• Heavy pressing sensation on the chest.
  • Increased heart rate
  • Increased shortness of breath on exercise.
  • Light-headedness
  • Numbness in the arm, shoulder, elbow or hand, normally on the left side.
  • Pain begins while patient is at rest
  • Pain in central chest or behind sternum
  • Pain radiating down left arm, to jaw, neck or shoulder with or without associated chest pain
  • Pallor (pale skin)
  • Palpitations
  • Squeezing sensation in the throat.
  • Sweating

In some cases the fatty deposits that restrict blood flow can rupture. Blood then clots around the rupture, and the clot may be large enough to block the artery and seal off the blood supply. This may cause unstable angina or a heart attack.

Some patients have atypical angina (e.g., bloating, gas, abdominal distress) often ascribing symptoms to indigestion; belching may even seem to relieve the symptoms. Others have dyspnea due to the sharp, reversible increase in LV filling pressure that often accompanies ischemia. Frequently, the patient's description is imprecise, and whether the problem is angina, dyspnea, or both may be difficult to determine. Because ischemic symptoms require a minute or more to resolve, brief, fleeting sensations rarely represent angina.

Diagnosis of Angina Pectoris
Angina pectoris is diagnosed in a client by a physician performing a physical exam, reviewing his or her medical history and running the following tests on the client:

  • Angiography: Angiography is a procedure in which a contrast medium is injected into the peripheral arteries.
  • Electrocardiogram (ECG/ EKG): Electrocardiogram (ECG or EKG) is a test that checks the myocardium's functioning by measuring the electrical activity of the myocardium.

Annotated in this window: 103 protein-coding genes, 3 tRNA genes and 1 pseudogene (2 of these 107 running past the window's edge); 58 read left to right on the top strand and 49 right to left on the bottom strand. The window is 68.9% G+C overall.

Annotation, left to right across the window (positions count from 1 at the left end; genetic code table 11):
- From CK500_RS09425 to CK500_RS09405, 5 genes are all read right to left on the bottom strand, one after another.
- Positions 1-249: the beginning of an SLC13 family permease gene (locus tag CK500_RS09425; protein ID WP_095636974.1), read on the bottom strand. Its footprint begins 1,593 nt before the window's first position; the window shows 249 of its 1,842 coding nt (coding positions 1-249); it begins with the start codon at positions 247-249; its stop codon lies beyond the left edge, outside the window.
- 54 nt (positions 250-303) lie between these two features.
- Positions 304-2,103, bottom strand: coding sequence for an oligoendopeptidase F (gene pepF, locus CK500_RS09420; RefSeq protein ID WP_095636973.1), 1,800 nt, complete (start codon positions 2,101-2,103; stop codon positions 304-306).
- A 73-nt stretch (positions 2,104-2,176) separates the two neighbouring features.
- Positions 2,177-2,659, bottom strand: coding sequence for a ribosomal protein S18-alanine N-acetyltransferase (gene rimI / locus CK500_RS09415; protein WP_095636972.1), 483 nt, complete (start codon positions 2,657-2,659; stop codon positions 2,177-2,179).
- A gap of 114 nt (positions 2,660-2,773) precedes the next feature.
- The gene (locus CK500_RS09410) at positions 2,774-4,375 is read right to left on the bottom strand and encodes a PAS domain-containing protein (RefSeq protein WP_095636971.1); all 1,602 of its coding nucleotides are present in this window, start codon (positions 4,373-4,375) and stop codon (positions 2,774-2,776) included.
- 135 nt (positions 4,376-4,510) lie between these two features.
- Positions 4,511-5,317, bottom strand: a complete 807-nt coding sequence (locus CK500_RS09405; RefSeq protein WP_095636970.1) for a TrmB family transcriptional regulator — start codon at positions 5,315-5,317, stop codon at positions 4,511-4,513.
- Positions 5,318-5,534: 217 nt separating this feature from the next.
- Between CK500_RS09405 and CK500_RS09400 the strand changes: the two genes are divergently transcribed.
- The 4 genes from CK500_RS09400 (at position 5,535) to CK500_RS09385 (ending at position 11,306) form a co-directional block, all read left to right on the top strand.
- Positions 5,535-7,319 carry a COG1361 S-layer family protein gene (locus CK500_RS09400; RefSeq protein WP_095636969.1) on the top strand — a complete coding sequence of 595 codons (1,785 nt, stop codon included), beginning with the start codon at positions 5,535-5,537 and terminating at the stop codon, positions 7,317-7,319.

• Echocardiogram: Using ultrahigh-frequency sound waves the shape, size and motion of the myocardium's structures are examined.
  • Exercise electrocardiogram (Stress test): This test is prescribed to help identify the cause of the unexplained chest pain, especially if CAD is suspected to be the cause.
  • Thallium scan: This test is also known as cold spot imaging; with this test, the myocardial blood flow is evaluated as well as the myocardial cell status.
  • Transesophageal echocardiogram (TEE): This test may be performing to evaluate more closely at the myocardium's whether the myocardium is producing blood clots.

Treatment of Angina Pectoris
The first step in angina treatment is to eliminate risk factors that are likely to hasten the progression of heart disease. This means that people with angina should stop smoking, lose excess weight, eat a heart-healthy diet, and exercise regularly, if possible.

  • Drugs: In most instances, drugs are recommended for the treatment of angina before surgery is considered. A variety of medicines now are available for the treatment of angina. There are five main types of medication, which help to control symptoms and increase blood flow to the heart muscle:

    --Aspirin
    --Nitrates
    --Beta-blockers
    --Calcium channel blockers
    --Statin drugs

  • Percutaneous Intervention (PCI): PCI (e.g., angioplasty, stenting) should be considered if angina persists despite drug therapy and worsens quality of life or if anatomic lesions (noted during angiography) put a patient at high risk of mortality.
  • Surgery: Some people with angina have extensive narrowing of the heart's blood vessels. If atheromas (plaques; fatty deposits within an artery) block an individual's coronary arteries by more than 70%, the physician usually will recommend surgery to improve blood flow to the heart muscle. Surgical procedures relieve angina symptoms and also help to prevent heart attack. The two main surgeries for angina are:
  1. Angioplasty: Angioplasty may be performed during cardiac catheterization to compress fatty deposits and relieve occlusion in patients with no calcification and partial occlusion. A certain risk is associated with this procedure, but its morbidity is lower than that for surgery.
  2. Coronary artery bypass: A surgical technique available as an alternative to traditional CABG surgery is minimally invasive coronary artery bypass surgery, also known as keyhole surgery. This procedure requires a shorter recovery period and has fewer postoperative complications. Instead of sawing open the patient's sternum and spreading the ribs apart, several small cuts are made in the torso through which small surgical instruments and fiber-optic cameras are inserted.